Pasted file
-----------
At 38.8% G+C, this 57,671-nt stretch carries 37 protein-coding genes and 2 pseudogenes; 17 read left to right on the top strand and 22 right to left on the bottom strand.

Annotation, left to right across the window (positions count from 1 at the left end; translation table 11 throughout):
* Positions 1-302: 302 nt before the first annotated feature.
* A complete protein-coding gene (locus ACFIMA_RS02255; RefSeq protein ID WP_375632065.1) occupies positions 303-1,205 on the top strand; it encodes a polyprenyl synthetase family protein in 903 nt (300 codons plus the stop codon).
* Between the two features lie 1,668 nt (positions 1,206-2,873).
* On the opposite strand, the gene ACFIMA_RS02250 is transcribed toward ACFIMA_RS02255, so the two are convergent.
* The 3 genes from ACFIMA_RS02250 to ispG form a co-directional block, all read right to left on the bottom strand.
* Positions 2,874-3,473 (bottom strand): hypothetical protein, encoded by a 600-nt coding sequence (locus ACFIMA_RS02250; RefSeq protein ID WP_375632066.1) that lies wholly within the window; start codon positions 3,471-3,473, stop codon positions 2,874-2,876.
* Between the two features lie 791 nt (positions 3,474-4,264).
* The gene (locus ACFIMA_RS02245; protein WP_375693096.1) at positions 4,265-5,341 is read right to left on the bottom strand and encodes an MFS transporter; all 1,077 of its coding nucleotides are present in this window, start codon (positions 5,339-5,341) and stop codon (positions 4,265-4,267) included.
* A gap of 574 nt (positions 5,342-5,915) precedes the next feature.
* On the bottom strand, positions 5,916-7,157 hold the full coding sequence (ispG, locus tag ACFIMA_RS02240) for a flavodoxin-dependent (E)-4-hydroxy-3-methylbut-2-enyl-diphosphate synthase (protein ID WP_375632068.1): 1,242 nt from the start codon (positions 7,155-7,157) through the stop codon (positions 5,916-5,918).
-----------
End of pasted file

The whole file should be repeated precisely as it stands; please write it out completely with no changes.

At 38.8% G+C, this 57,671-nt stretch carries 37 protein-coding genes and 2 pseudogenes; 17 read left to right on the top strand and 22 right to left on the bottom strand.

Annotation, left to right across the window (positions count from 1 at the left end; translation table 11 throughout):
* Positions 1-302: 302 nt before the first annotated feature.
* A complete protein-coding gene (locus ACFIMA_RS02255; RefSeq protein ID WP_375632065.1) occupies positions 303-1,205 on the top strand; it encodes a polyprenyl synthetase family protein in 903 nt (300 codons plus the stop codon).
* Between the two features lie 1,668 nt (positions 1,206-2,873).
* On the opposite strand, the gene ACFIMA_RS02250 is transcribed toward ACFIMA_RS02255, so the two are convergent.
* The 3 genes from ACFIMA_RS02250 to ispG form a co-directional block, all read right to left on the bottom strand.
* Positions 2,874-3,473 (bottom strand): hypothetical protein, encoded by a 600-nt coding sequence (locus ACFIMA_RS02250; RefSeq protein ID WP_375632066.1) that lies wholly within the window; start codon positions 3,471-3,473, stop codon positions 2,874-2,876.
* Between the two features lie 791 nt (positions 3,474-4,264).
* The gene (locus ACFIMA_RS02245; protein WP_375693096.1) at positions 4,265-5,341 is read right to left on the bottom strand and encodes an MFS transporter; all 1,077 of its coding nucleotides are present in this window, start codon (positions 5,339-5,341) and stop codon (positions 4,265-4,267) included.
* A gap of 574 nt (positions 5,342-5,915) precedes the next feature.
* On the bottom strand, positions 5,916-7,157 hold the full coding sequence (ispG, locus tag ACFIMA_RS02240) for a flavodoxin-dependent (E)-4-hydroxy-3-methylbut-2-enyl-diphosphate synthase (protein ID WP_375632068.1): 1,242 nt from the start codon (positions 7,155-7,157) through the stop codon (positions 5,916-5,918).